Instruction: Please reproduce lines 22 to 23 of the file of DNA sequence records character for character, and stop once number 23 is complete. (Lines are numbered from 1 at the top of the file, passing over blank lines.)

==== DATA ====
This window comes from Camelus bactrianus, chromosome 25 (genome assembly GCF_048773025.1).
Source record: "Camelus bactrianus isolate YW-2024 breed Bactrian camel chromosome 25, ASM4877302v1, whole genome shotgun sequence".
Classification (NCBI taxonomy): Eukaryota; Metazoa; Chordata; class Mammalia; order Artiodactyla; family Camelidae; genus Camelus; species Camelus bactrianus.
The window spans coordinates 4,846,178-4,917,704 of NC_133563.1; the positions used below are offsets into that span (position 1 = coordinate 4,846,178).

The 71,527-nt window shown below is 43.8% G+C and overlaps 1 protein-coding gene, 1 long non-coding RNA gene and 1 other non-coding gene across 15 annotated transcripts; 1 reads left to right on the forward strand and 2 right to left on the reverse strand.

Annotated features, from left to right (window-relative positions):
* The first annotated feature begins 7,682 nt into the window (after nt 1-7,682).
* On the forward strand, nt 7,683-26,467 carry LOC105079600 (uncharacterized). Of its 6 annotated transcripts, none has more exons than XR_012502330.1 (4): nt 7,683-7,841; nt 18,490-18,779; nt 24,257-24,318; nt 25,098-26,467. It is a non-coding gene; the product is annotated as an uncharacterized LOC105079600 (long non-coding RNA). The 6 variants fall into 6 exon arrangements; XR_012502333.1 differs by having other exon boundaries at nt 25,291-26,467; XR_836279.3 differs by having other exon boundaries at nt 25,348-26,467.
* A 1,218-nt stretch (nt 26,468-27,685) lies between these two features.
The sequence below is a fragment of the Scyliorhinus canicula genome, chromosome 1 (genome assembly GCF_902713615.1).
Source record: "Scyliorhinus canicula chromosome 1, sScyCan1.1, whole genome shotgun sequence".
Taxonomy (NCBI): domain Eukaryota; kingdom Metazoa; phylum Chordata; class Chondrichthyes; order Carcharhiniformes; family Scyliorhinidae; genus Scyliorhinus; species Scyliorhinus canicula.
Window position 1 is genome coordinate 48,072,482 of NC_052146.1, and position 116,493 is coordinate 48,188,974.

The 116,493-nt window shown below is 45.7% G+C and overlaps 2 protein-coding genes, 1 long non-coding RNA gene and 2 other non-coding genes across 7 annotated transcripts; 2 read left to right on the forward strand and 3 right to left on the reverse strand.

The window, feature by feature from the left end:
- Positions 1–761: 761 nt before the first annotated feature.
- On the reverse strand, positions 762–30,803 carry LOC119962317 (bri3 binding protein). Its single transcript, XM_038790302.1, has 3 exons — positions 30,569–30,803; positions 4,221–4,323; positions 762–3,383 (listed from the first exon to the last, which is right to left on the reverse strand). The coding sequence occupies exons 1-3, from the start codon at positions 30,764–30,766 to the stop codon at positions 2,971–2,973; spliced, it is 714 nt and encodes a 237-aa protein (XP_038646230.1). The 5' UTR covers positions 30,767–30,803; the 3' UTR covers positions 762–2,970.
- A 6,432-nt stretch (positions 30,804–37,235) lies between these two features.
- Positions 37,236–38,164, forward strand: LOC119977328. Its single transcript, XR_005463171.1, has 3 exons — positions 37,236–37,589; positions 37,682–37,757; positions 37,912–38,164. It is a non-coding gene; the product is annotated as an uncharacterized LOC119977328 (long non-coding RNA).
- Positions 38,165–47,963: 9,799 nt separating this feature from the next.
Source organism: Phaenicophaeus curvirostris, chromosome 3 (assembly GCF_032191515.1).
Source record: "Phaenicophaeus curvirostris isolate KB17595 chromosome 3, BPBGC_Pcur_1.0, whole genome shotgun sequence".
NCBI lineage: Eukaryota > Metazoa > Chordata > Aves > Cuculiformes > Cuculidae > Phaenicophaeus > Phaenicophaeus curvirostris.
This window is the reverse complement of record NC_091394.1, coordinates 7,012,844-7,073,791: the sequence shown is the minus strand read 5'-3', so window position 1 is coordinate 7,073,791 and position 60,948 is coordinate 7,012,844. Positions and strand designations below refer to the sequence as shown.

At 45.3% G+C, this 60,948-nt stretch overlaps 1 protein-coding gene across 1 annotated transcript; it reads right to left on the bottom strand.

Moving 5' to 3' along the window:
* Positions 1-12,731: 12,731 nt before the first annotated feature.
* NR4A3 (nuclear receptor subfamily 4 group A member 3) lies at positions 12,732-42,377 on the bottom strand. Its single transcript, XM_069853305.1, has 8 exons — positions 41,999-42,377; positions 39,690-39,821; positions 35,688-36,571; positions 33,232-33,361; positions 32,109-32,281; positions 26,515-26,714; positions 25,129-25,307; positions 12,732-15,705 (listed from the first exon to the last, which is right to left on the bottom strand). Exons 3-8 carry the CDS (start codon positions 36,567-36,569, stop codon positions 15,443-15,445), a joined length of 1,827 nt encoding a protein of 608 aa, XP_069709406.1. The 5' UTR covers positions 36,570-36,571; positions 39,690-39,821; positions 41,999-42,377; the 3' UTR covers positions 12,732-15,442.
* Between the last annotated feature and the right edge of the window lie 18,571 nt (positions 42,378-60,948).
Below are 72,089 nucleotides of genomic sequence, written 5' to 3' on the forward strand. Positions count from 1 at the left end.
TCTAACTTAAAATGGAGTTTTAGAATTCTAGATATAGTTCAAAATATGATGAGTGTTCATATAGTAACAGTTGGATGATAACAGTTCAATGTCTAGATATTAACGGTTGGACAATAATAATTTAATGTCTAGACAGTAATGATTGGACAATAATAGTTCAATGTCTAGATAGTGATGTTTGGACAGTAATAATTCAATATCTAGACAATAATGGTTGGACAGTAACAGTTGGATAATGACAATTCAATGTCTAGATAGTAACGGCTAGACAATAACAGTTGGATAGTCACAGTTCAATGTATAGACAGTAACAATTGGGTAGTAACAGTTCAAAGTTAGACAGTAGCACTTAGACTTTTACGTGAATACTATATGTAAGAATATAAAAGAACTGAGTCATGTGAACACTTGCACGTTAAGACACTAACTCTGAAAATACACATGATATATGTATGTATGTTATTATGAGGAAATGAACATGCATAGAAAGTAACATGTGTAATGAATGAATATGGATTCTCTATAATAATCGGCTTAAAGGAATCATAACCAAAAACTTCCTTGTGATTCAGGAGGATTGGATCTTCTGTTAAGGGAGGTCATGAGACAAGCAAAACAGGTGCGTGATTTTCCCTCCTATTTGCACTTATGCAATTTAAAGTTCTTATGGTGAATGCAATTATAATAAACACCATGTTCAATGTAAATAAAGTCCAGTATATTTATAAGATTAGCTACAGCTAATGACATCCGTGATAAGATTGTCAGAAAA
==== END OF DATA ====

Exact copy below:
Source record: "Phaenicophaeus curvirostris isolate KB17595 chromosome 3, BPBGC_Pcur_1.0, whole genome shotgun sequence".
NCBI lineage: Eukaryota > Metazoa > Chordata > Aves > Cuculiformes > Cuculidae > Phaenicophaeus > Phaenicophaeus curvirostris.